Oberlin Smith - Inventor of Magnetic Recording.

Oberlin Smith was born in Cincinnati, Ohio on March. 22, 1840 to George R. and Salome (Kemp) Smith. Both his parents were natives of England, and his father was a leader in the early anti-slavery works of Salmon P. Chase and operated a link in the Pre-Civil War “underground railroad”.

Young Oberlin displayed an early mechanical aptitude, and built a working steam engine at the age of fifteen, most likely while learning metalworking at one of the city’s riverboat engine yard, while being educated in the public and technical schools of Cleveland.

Oberlin Smith passed away at the age of eighty-six, early in the morning of Monday July 19th, 1926 at his Lochwold estate in Bridgeton New Jersey, following an attack of heart failure. He was predeceased by his sister Mary who passed away at the age of seven. The funeral of Oberlin Smith was held at Lochwold at 2:30 on Wednesday afternoon, July 21, the Rev. A. B. Collins of the First Presbyterian Church of Bridgeton, officiating. Oberlin Smith was interred at the Smith family plot at the Old Broad Street Church in Bridgeton.

 

Ferracute Goes to China - 1897

When Oberlin Smith asked Ferracute engineer and press designer Henry Janvier, to make a business trip to Wuchang and Chengtu China, Henry needed little time to think about the offer. Janvier was to oversee the setup of two new factories of coining presses and other equipment Ferracute had shipped a year earlier.  He eagerly packed his bags and his camera, and within a few days, set off for a ten-month around the world trip of a lifetime. Over one hundred years later, the story Henry Janvier’s trip remains remarkable through his carefully preserved letters and photographs. Janvier’s trip to China was the topic of a recent exhibit at the Burton Showroom in Bridgeton New Jersey … MORE >>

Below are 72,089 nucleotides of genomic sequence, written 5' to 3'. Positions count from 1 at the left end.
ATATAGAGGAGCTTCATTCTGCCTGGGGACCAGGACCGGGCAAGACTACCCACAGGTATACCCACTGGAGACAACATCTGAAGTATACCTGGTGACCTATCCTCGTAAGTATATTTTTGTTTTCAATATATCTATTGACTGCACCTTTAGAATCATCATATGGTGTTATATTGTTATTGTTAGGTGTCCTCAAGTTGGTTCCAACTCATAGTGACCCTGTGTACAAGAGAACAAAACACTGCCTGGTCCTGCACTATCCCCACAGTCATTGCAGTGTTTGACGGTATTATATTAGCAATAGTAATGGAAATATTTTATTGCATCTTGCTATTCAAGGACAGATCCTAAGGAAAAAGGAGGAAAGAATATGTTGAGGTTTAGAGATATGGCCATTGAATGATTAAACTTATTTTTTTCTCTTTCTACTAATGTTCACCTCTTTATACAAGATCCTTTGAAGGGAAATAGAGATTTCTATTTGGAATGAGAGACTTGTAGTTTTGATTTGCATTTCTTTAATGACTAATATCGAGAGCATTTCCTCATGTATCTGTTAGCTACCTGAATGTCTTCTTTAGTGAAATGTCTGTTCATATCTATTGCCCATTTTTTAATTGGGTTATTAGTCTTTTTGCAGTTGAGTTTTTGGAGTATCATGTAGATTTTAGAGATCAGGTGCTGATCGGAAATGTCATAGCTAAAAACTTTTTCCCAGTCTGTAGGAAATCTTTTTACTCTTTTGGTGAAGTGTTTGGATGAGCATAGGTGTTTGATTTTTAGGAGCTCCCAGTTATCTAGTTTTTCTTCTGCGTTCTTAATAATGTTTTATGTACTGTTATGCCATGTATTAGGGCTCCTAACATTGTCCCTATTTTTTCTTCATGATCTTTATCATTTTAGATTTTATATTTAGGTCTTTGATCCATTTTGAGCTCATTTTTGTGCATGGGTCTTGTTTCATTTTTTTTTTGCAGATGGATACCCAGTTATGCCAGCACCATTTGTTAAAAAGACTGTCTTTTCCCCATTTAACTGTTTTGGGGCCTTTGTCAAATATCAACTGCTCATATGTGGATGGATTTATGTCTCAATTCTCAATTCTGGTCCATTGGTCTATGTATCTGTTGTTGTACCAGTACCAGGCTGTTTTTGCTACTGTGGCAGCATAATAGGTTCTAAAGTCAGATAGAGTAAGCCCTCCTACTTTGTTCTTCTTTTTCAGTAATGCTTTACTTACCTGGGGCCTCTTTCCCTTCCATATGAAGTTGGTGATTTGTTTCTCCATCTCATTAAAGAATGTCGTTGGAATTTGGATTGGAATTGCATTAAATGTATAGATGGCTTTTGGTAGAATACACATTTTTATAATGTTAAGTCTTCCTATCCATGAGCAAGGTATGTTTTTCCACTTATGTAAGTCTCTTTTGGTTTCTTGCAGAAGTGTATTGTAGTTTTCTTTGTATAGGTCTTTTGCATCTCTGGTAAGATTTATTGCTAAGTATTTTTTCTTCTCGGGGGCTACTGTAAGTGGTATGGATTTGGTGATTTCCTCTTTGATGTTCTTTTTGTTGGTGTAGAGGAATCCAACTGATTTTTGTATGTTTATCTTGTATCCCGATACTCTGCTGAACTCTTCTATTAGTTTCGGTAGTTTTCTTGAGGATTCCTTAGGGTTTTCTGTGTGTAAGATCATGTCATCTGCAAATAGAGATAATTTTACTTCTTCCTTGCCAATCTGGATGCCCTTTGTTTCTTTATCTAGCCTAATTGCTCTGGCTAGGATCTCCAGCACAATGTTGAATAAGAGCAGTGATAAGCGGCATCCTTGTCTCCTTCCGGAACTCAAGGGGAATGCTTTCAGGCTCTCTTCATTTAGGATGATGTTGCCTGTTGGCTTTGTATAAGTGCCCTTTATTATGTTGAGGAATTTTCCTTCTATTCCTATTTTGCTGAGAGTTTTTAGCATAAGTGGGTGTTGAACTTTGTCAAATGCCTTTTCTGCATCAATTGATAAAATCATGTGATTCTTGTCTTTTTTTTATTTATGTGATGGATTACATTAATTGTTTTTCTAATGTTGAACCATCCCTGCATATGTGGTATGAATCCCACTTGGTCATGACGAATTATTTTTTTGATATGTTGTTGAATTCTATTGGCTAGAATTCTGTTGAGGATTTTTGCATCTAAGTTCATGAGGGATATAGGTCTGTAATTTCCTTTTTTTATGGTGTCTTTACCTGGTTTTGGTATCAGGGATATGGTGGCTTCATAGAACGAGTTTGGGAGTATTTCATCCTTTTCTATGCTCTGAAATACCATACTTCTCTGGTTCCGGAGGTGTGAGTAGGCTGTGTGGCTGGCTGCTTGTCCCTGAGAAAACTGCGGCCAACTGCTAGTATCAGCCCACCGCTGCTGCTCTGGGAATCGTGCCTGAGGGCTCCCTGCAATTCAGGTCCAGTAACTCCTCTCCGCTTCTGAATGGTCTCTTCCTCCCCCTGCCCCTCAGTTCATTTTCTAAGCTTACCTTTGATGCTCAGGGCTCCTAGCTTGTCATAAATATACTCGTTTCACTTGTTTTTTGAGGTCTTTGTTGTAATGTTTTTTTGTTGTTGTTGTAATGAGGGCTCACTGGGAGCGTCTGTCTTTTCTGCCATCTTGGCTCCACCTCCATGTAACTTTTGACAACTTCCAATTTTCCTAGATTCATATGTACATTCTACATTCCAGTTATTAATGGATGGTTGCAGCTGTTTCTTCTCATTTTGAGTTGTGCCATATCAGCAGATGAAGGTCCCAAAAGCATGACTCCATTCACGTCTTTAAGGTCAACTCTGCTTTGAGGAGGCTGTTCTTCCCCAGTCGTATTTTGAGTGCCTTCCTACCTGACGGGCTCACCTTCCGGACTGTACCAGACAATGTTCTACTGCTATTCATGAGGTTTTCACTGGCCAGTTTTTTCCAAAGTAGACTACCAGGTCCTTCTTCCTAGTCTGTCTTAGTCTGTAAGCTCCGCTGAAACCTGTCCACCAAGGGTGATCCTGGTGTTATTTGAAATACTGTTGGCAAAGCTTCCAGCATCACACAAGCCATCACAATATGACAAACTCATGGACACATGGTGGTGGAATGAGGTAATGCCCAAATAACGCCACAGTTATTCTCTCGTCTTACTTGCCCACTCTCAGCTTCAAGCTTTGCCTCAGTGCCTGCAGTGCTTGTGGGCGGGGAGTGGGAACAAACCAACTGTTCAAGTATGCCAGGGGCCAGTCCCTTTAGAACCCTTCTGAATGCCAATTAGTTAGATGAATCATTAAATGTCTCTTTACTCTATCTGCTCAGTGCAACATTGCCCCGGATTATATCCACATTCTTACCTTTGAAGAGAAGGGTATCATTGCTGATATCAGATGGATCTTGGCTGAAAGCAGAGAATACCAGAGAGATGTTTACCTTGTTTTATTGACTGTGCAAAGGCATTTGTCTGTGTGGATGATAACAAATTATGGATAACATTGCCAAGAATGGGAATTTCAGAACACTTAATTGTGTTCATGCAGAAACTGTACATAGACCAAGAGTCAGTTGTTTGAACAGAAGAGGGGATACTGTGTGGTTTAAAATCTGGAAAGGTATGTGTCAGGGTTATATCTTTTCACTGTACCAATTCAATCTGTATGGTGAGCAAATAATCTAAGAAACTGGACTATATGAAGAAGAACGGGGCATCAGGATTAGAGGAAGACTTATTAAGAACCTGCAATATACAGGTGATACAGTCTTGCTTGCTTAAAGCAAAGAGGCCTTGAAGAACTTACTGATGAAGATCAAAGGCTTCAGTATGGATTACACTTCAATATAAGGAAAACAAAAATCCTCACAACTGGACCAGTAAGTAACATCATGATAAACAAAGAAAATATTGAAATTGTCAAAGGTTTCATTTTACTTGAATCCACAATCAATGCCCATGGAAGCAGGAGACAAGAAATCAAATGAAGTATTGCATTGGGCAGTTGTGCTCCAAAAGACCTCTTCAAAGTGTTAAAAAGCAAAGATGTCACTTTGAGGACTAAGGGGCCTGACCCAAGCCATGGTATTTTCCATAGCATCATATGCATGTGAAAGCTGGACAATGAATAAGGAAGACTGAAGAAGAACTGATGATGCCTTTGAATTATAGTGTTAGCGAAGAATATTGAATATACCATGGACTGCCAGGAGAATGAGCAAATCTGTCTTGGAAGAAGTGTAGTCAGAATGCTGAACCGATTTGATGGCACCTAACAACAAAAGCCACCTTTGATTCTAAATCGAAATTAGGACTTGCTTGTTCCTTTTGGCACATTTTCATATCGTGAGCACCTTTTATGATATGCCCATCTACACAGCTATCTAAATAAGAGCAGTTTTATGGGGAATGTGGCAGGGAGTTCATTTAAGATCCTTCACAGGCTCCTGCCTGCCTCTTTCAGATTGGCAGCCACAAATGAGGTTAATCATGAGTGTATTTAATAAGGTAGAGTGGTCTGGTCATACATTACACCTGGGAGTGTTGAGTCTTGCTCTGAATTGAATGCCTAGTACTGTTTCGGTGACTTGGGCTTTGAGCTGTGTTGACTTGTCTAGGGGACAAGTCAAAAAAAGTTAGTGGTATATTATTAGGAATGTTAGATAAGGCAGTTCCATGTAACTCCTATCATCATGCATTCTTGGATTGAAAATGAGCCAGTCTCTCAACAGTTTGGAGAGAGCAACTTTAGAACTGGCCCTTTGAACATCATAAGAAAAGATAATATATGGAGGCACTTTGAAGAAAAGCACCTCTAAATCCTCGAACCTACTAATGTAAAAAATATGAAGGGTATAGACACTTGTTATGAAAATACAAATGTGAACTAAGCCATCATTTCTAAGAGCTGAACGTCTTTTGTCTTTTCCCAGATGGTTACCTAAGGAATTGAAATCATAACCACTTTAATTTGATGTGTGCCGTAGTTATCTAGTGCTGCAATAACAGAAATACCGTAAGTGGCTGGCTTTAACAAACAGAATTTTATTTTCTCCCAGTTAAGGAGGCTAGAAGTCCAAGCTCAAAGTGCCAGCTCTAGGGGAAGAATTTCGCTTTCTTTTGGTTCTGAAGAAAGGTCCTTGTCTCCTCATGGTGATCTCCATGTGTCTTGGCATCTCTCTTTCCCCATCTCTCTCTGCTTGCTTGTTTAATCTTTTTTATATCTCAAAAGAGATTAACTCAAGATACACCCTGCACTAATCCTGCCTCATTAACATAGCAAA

Oberlin Smith and Magnetic Recording

Thomas Edison demonstrated his newly invented phonograph machine to Oberlin Smith when Smith visited Edison in his Menlo Park laboratory in 1878. As a lover of music, Smith purchased an Edison phonograph, but soon found the audio quality of it to be “too scratchy” and the questioned the expense and precision of its mechanical parts. After nearly ten years of tinkering, Smith published the idea of storing a recording on a magnetic wire in the English journal Electrical World , and became the father of all magnetic recording devices. … MORE >>

The Ferracute Plant Site

In 1896, Oberlin Smith wrote in the Scientific Machinistabout a visionary factory that would have “walls that were smooth clean with a permanently light color, and windows clean and numerous assisted in their function by sky lights” and “would provide uniform warmth and good ventilation” for the comfort and health of its workers. After a devastating fire, that totally destroyed his original plant on East Commerce St. in Bridgeton, New Jersey, Smith set out to build the plant of his dreams in 1904. Ferracute finally closed its doors in 1968, having been in business for 105 years. After closing, the site was occupied only briefly by a few small business tenants. In recent years, however, the buildings have largely remained abandoned. The Ferracute site was listed on New Jersey’s top 10 most endangered historic sites in 2000.What has become of Oberlin Smith’s visionary factory? … MORE >>

Oberlin Smith - A Man of Many Parts

Oberlin Smith is most famous as one of the leaders of the mechanical engineering field in the late 1800’s. Showing an early interest in mechanics, he opened his own machine shop at the age of 23, with his cousin J. Burkett Webb. A year later Smith founded a new company called The Ferracute Machine Co. which specialized in the manufacturing of large metal working presses, that were first used to stamp out cans for for the food processing industries, and were later used for stamping out, among other things, parts for bicycles, fenders for automobiles, and coins. Holding at least 70 patents, his inventions were not limited to metal presses, but expanded to include looms, an automatic garage door opener, an automatic lock, and an automatic record changer. Smith was member of several professional societies, and rose to President of the American Society of Mechanical Engineers (ASME) in 1899. Oddly, he is most remembered, not for his mechanical achievements, but for his invention of magnetic recording, the technology used for audio and video recording and for computer disc drives… MORE >>